Public Event for USAID
- Created on Friday, 10 May 2013 09:44
Monday, May 13, 2013
MIT Professional Education: Architecting the Future Enterprise
- Created on Friday, 03 May 2013 14:48
Architecting the Future Enterprise
D. Rhodes, D. Nightingale
Enterprises evolve over time, but transformation efforts too often fail to achieve intended outcomes. We teach a holistic approach to understand the 'as-is' enterprise, generate and evaluate alternative concepts, and select a 'to-be' architecture. Students learn techniques for stakeholder analysis and for 'future-proofing' to evaluate fitness of architectures for alternative futures.
This course is about:
- Thinking holistically about enterprise
- Viewing the enterprise through multiple lenses
- Applying an architectural approach
- Evaluating alternative architectures
- Enriching your thinking
This course is not about: traditional IT-focused enterprise architecture, EA Frameworks (Zachman, TOGAF, DODAF, etc...), Clinger-Cohen Act, enterprise documents and databases, or designing IT systems.
Enterprises evolve over time, but the transformation efforts aimed at their evolution too often fail to achieve their intended outcomes. We teach a holistic approach to guide enterprise leaders in understanding their 'as-is' enterprise, generating and evaluating alternative concepts, and selecting a 'to-be' architecture concept. While some very good frameworks and approaches exist to develop detailed enterprise architectures, we move 'upstream' in the enterprise design lifecycle to the concept phase. Our holistic approach goes beyond a process-centric or information technology-centric perspective, critically important even when the transformation might specifically be related to process re-engineering or an information technology upgrade. Leaders need to be able to see the whole enterprise to effectively envision the path for change.
In discovery of this 'right concept' we explore the enterprise through ten fundamental enterprise elements, and their interrelationships. This is essential to broadening the leadership conversations needed to reach a strategic enterprise future vision. The ten elements are: ecosystem, stakeholders, strategy, information, infrastructure, process, organization, knowledge, products, and services.
Learning techniques for stakeholder analysis and for 'future-proofing' to evaluate fitness of architectures for alternative futures enhances the strategic enterprise decisions. We examine how the principles, practices, and heuristics of systems architecting are extended and adapted for enterprise architecting. We discuss the role of leadership in creating a vivid transformation vision, as well as transformation and communication plans.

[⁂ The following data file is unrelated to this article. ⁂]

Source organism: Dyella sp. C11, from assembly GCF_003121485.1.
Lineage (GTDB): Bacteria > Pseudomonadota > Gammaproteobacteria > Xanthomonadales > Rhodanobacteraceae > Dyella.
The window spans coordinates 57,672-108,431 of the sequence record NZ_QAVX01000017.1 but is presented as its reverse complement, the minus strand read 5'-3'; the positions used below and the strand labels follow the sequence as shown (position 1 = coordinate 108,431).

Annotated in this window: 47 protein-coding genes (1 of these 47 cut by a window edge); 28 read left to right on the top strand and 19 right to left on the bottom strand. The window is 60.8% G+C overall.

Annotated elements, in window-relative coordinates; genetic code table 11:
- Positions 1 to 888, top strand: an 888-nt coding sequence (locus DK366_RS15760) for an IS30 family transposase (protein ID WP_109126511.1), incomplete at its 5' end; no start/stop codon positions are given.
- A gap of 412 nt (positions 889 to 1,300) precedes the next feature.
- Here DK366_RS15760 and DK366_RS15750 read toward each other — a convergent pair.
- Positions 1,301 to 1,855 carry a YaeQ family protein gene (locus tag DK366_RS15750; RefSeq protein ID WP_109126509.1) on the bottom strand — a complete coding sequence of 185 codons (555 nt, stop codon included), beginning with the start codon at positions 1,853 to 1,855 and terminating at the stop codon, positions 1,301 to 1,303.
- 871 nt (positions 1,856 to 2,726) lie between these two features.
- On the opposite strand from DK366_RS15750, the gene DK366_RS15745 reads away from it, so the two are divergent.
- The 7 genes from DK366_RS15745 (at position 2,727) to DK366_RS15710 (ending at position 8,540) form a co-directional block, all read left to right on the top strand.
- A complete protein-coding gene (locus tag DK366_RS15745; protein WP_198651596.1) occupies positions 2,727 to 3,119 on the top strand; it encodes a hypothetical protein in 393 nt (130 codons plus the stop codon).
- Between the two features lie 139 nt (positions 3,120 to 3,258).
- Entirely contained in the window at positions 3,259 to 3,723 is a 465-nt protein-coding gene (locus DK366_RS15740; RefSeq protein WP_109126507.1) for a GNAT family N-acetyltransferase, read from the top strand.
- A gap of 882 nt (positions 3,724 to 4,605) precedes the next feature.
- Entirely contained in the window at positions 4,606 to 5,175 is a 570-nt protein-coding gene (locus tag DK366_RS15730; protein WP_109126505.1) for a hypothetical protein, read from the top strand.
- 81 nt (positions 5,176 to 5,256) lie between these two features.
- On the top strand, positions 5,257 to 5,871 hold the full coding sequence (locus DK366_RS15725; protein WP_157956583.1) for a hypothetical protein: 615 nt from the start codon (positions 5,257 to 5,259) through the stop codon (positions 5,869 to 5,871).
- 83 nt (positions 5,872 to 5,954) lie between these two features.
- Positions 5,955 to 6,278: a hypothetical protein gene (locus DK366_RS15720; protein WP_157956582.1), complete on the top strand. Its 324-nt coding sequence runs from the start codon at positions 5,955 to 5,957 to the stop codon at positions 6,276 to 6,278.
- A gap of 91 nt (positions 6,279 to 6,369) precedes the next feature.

In the fast-paced world in which modern enterprises operate, a sense of urgency can lead to a rush to take action. Yet applying a formal framework and best enterprise design practices can be futile unless time is taken to adequately explore and evaluate alternatives to find an 'optimal' concept for going forward. Other approaches in the industry focus on "doing enterprise architecting right." Based on a decade of research and case investigations, our approach is aimed as the necessary prerequisite activity to ensure transformation is based on "the right enterprise concept architecture."
MIT Professional Education: Principles of Enterprise Transformation
- Created on Friday, 03 May 2013 14:46
Principles of Enterprise Transformation
D. Nightingale, J. Srinivasan
This course highlights the importance of going beyond classical lean thinking to truly embracing the enterprise paradigm to achieve successful and sustainable transformation. Over two days, we provide a set of enterprise principles and a transformation roadmap that serve as the foundation for the holistic analysis framework that captures the current state, envisions the future state, and determines actions needed for transformation.
This course is based on our upcoming book, Beyond the Lean Revolution: Achieving Successful and Sustainable Enterprise Transformation. As the title of the book suggests, organizations have to go beyond classical lean thinking to truly embracing the enterprise paradigm to achieve successful and sustainable transformation. While there are many books that highlight the reasons behind why organizations are unsuccessful at adopting lean principles and practices, few, if any, provide a cohesive framework for understanding, enabling, and achieving enterprise transformation. In the course we provide a set of enterprise principles and a transformation roadmap that serve as the foundation for the holistic analysis framework that captures the current state, envisions the future state, and determines actions needed for guiding transformation efforts.